Pelle Pelle, Inc., a Michigan-based clothing importer which sells men's and women's sportswear items under the Pelle label, has agreed to pay a $40,000 civil penalty to settle Federal Trade Commission charges that it put improper care labels on several styles of men's pants and jackets. These garments were labeled for machine washing or drycleaning, but, according to the FTC, were damaged when drycleaned. The garments were made of "flocked" fabric (fabric with small pieces of fiber glued to the surface of the fabric to give it a velour-like appearance). The FTC alleged that when they were drycleaned, the adhesive on the flocking dissolved, resulting in the disintegration of the flocking.
The Care Labeling Rule requires manufacturers and importers of textile wearing apparel to provide permanent care labels describing how to care for the apparel. If the label includes a drycleaning instruction, the Rule requires that it must also state at least one type of solvent that may be used safely unless all commercially available types of solvents can be used. The FTC charged that Pelle Pelle violated the Rule by recommending drycleaning, but failing to specify a solvent when all commercially available types of drycleaning solvent could not be used safely. In addition, the FTC charged Pelle Pelle with failing to have, prior to sale, a reasonable basis for the care information disclosed to purchasers on the care label, as required by the Rule. The proposed consent decree, in addition to requiring Pelle Pelle to pay a $40,000 civil penalty, would prohibit it from future violations of the Care Labeling Rule and would require it to maintain and make available to FTC staff for five years, records of its care instructions and the reasonable basis for those instructions. The settlement also contains various other recordkeeping requirements to assist the FTC in monitoring the defendant's compliance. The Commission vote to refer the complaint and proposed consent decree to Department of Justice for filing was 5-0. They were filed on February 4, 2003, in U.S. District Court for the Eastern District of Michigan, by DOJ at the request of the FTC. The proposed consent decree is subject to court approval.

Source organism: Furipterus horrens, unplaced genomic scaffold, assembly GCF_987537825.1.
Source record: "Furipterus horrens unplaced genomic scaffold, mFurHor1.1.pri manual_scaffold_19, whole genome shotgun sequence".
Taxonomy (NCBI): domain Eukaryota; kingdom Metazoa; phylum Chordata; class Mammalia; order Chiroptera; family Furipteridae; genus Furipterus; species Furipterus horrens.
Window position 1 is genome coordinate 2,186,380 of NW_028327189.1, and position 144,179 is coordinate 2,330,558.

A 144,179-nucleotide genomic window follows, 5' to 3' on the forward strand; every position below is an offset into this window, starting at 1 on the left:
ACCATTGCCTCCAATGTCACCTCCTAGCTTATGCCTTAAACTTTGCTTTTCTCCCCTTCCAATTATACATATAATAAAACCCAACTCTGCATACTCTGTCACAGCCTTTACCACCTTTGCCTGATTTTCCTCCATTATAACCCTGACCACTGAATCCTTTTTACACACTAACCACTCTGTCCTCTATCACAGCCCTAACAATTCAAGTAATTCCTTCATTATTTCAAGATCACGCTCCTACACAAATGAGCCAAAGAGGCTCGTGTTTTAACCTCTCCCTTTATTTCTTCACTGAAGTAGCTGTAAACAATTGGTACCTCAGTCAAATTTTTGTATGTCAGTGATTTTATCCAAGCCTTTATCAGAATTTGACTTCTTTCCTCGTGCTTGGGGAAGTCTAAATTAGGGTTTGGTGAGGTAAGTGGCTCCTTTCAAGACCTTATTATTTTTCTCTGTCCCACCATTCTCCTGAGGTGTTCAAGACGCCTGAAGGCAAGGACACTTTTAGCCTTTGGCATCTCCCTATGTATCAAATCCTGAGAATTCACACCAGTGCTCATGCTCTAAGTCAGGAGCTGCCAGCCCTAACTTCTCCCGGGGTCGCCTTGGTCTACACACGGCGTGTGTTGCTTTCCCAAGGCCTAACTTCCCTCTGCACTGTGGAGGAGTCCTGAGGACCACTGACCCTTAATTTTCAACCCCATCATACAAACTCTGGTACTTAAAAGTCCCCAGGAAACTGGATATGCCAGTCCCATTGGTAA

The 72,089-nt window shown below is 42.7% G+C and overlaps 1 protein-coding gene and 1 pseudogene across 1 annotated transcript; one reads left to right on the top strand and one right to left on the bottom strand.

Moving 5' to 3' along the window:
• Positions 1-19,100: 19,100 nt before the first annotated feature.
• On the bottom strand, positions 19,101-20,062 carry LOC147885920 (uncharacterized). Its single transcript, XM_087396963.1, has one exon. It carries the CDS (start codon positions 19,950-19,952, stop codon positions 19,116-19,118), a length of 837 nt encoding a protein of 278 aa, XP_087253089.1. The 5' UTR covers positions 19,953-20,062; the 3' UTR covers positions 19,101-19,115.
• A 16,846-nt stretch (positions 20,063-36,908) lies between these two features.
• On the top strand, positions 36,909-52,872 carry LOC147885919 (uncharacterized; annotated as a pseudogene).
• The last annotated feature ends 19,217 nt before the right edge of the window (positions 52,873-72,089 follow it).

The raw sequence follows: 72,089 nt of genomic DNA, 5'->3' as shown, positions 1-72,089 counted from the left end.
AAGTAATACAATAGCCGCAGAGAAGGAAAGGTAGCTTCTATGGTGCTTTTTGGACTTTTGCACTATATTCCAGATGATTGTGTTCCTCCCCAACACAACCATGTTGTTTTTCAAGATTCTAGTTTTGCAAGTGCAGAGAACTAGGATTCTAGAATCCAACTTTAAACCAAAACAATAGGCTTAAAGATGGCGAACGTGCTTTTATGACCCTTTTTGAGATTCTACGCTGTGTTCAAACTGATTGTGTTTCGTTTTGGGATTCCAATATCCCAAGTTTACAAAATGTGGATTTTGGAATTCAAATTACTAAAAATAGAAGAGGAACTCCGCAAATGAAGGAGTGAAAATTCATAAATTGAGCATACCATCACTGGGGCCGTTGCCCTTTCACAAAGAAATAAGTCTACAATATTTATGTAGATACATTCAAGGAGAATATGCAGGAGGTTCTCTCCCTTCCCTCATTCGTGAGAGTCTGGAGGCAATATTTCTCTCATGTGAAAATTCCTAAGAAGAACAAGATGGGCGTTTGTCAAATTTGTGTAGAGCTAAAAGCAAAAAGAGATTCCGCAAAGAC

(FTC File No. 022 3002)
(Civil Action No. 03-70458)